LYNN HAVEN, Fla. (WMBB) — A new court filing from two defendants in the Lynn Haven corruption case accuses investigators and prosecutors of repeatedly breaking the law.

In what may be their last chance to get a federal criminal case thrown out before going to trial Margo Anderson, the former mayor of Lynn Haven, and James Finch, the owner of Phoenix Construction Inc., accused an FBI agent of perjury and violating attorney-client privilege, a high ranking member of the Bay County Sheriff’s Office of criminal activity and prosecutors of “outrageous misconduct that shocks the conscience.”

The 74-page filing comes after a three-day evidentiary hearing in early April where the defense attempted to show that the investigation, the prosecution, and the grand jury process were all so fatally flawed that Judge Mark Walker would have no choice but to throw out the criminal case.

Finch and Anderson are charged with bribery and fraud in the case and maintain that they are innocent of the charges.

In the new filing Finch’s attorney, Guy Lewis, wrote that prosecutors violated Walker’s orders and hid important evidence from the defense. He says investigators destroyed notes they were required to keep and that the grand jury process was reckless.

“A federal grand jury presentation can forever change a person’s life and livelihood. Instead of handling the multiple Grand Jury presentations in a careful, surgical-like way consistent with Due Process requirements and Department of Justice Guidelines, the government repeatedly and indiscriminately poured in three-plus years of factually inaccurate information via a single witness, who ultimately admitted to providing false information to the Grand Jury in this very case,” Lewis wrote.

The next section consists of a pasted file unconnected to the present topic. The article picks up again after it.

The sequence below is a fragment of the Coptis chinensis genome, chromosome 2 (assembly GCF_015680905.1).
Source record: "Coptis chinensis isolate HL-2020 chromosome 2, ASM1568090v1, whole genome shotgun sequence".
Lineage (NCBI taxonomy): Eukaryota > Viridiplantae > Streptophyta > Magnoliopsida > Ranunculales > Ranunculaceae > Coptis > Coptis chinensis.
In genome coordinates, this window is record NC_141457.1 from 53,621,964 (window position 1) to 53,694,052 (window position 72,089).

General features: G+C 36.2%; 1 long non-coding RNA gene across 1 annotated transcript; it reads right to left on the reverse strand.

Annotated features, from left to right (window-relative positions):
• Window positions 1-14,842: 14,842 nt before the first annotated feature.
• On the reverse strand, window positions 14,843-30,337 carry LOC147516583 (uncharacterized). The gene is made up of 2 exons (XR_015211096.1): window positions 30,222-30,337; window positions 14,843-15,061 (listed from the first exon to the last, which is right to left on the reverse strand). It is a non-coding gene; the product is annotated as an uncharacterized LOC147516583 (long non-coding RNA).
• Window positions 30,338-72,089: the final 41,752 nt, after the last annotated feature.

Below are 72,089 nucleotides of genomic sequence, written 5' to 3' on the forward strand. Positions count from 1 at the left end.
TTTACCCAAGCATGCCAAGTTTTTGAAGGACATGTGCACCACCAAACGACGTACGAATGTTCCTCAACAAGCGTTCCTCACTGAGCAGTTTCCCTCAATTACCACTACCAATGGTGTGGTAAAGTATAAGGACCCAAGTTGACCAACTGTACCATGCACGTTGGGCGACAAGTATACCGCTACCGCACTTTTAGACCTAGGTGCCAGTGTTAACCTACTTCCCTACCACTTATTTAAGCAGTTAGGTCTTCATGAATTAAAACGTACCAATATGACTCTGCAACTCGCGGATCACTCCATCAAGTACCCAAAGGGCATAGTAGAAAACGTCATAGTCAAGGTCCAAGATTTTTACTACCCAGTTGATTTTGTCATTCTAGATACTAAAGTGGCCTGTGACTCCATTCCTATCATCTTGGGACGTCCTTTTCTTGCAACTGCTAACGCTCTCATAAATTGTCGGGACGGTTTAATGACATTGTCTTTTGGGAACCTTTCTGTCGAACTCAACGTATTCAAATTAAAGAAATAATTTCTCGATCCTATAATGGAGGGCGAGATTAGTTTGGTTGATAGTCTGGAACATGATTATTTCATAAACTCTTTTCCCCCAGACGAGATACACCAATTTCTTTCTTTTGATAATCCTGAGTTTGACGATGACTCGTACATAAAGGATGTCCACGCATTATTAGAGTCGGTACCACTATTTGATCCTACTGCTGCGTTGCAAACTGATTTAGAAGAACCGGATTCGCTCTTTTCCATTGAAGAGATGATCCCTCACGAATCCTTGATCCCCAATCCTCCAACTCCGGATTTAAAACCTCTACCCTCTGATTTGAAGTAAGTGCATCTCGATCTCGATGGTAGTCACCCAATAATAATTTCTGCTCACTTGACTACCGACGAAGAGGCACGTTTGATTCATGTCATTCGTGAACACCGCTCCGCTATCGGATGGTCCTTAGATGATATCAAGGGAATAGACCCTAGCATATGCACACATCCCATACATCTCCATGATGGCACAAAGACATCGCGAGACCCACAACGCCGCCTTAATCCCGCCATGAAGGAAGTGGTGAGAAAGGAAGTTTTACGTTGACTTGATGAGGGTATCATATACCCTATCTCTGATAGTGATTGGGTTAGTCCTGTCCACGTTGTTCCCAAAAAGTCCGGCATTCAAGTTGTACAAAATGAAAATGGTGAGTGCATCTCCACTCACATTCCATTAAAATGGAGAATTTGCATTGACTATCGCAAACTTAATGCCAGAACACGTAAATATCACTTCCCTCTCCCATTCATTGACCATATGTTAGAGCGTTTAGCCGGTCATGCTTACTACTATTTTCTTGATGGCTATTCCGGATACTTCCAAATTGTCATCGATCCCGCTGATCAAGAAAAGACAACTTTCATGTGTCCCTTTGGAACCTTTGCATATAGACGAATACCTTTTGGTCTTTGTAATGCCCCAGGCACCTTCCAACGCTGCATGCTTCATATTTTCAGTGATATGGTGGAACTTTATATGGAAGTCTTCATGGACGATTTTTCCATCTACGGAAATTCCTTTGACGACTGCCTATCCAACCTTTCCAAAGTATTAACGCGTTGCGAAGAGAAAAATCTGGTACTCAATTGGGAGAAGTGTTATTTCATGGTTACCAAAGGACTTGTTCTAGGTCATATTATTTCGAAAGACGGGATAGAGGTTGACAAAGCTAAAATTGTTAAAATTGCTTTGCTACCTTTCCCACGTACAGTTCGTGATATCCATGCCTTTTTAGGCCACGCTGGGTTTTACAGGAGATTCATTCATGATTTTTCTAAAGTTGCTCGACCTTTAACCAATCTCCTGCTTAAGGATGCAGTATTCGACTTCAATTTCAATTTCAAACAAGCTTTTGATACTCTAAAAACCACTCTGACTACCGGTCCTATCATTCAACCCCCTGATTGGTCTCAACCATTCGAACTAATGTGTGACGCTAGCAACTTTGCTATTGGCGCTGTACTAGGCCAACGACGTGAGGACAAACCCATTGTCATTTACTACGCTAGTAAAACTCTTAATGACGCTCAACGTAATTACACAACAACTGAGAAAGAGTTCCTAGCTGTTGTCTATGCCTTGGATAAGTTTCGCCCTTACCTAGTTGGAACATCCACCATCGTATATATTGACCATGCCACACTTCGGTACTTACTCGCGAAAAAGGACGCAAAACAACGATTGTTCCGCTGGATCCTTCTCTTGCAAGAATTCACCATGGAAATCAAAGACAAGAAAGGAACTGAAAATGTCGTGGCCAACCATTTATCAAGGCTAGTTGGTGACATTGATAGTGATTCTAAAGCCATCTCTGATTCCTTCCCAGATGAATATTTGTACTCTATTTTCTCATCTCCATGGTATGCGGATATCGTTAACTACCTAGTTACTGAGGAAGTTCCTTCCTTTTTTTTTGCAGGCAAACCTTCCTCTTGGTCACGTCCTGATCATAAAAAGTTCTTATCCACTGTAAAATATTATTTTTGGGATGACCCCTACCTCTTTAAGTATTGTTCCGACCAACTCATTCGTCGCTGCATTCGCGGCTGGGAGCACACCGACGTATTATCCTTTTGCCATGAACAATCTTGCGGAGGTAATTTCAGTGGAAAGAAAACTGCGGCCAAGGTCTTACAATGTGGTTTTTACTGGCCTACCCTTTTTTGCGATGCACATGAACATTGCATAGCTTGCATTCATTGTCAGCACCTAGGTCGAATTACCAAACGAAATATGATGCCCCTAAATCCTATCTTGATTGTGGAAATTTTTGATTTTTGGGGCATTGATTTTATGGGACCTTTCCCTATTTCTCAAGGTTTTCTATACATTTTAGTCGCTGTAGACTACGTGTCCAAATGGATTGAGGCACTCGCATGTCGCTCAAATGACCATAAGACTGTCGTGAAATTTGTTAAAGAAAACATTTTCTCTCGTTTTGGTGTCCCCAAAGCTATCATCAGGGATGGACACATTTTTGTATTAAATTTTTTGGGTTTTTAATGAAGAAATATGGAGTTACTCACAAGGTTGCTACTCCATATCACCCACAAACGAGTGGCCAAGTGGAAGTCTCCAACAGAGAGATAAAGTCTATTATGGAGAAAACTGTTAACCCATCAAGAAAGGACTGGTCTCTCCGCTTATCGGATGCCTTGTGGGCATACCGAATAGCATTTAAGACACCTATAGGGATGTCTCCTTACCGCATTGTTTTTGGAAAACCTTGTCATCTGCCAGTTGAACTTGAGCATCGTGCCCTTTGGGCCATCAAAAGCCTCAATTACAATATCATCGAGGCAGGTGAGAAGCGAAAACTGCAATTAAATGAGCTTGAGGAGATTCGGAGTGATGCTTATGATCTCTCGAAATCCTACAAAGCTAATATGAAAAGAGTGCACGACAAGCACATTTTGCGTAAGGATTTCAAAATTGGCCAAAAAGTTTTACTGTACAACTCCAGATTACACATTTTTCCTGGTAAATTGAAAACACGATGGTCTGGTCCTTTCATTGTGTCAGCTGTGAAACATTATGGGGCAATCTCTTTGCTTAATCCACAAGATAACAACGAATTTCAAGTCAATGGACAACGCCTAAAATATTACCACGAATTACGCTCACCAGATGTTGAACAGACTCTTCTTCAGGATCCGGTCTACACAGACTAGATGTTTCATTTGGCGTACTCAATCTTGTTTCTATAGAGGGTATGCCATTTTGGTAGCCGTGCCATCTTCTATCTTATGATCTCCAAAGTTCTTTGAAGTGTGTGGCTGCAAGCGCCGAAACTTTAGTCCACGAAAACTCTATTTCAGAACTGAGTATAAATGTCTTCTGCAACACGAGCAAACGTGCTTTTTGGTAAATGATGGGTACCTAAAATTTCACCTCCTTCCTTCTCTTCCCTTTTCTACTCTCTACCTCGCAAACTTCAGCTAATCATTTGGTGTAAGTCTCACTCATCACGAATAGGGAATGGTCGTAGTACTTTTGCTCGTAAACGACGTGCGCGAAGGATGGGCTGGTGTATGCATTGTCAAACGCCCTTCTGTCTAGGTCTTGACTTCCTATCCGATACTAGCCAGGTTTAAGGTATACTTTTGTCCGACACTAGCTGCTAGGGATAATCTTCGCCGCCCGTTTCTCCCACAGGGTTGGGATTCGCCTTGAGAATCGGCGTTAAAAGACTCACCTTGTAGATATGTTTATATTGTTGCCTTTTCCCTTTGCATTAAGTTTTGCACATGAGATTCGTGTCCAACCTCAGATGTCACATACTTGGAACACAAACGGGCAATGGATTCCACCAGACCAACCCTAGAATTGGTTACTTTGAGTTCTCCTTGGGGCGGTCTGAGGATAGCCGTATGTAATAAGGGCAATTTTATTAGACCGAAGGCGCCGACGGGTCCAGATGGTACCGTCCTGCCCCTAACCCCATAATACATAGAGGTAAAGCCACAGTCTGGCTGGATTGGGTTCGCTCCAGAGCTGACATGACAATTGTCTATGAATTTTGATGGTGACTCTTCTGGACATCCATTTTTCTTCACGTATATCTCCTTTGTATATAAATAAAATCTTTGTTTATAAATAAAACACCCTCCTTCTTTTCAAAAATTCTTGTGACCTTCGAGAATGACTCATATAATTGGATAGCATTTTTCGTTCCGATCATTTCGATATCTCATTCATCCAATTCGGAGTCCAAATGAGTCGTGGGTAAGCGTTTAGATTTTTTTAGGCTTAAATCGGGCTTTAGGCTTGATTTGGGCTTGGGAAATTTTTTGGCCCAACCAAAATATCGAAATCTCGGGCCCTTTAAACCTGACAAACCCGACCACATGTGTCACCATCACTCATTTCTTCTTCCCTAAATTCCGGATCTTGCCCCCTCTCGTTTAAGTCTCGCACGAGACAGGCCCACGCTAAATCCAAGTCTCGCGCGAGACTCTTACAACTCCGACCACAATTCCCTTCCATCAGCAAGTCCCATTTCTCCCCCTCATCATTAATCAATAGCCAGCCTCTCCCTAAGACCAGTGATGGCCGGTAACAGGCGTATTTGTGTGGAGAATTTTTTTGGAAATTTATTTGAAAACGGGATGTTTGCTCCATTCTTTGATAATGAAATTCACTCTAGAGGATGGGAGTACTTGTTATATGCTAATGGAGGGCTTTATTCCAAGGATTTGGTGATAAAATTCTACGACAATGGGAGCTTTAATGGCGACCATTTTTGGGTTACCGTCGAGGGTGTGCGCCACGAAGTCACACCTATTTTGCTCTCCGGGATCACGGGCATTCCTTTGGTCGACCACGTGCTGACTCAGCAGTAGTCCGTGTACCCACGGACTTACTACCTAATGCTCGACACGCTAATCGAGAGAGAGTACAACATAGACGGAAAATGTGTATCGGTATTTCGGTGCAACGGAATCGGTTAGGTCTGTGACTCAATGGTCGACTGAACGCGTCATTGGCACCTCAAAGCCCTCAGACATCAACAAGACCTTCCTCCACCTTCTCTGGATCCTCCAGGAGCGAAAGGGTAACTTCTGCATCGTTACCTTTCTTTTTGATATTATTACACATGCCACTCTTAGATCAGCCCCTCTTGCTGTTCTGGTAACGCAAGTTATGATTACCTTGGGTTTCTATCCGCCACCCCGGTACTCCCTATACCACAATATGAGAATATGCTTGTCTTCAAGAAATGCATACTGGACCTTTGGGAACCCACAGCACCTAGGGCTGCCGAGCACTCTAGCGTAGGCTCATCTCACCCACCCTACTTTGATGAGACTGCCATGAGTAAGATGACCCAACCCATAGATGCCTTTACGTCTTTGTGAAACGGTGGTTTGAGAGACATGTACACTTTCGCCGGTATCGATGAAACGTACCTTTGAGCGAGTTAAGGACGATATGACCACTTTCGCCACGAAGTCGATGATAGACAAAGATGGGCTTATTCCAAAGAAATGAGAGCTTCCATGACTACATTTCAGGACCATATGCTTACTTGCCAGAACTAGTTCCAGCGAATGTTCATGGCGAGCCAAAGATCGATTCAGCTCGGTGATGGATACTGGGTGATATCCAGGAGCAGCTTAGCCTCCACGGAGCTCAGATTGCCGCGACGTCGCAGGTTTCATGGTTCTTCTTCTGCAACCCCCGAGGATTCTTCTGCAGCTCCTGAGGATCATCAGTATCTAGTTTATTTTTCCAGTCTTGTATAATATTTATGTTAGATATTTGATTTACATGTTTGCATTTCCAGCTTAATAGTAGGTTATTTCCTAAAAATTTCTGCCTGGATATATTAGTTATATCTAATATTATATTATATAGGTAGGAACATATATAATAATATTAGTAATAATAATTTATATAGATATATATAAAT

He added that prosecutors failed to fully inform the Grand Jury about the complicated charges they were overseeing and they intentionally mislead the grand jury through a rushed process.

“The Grand Jury complied with the government’s request, reviewing the proposed 58-page Second Superseding Indictment, deliberating and voting ‘yes’ inside of two minutes,” Lewis wrote.


• False and misleading testimony regarding the 17th Street ditch project.
• False and misleading testimony regarding the ½-Cent Sales Tax projects.
• False and misleading testimony about the possibilities to rebuild under a
design–build concept.
• False and misleading testimony about Grand Jury Exhibit 59.
• False and misleading testimony about the motorhome transaction.
• That a prior Grand Jury—upon hearing the same evidence—had found
sufficient probable cause to indict.
• That others involved in the case had admitted guilt and were cooperating
without an instruction that a guilty plea and convictions of other individuals
is not evidence of guilt of the accused.
• Improper and inflammatory remarks by the prosecutor that was unsupported
by any evidence or testimony.
• Improper and prejudicial testimony regarding attorney’s fees.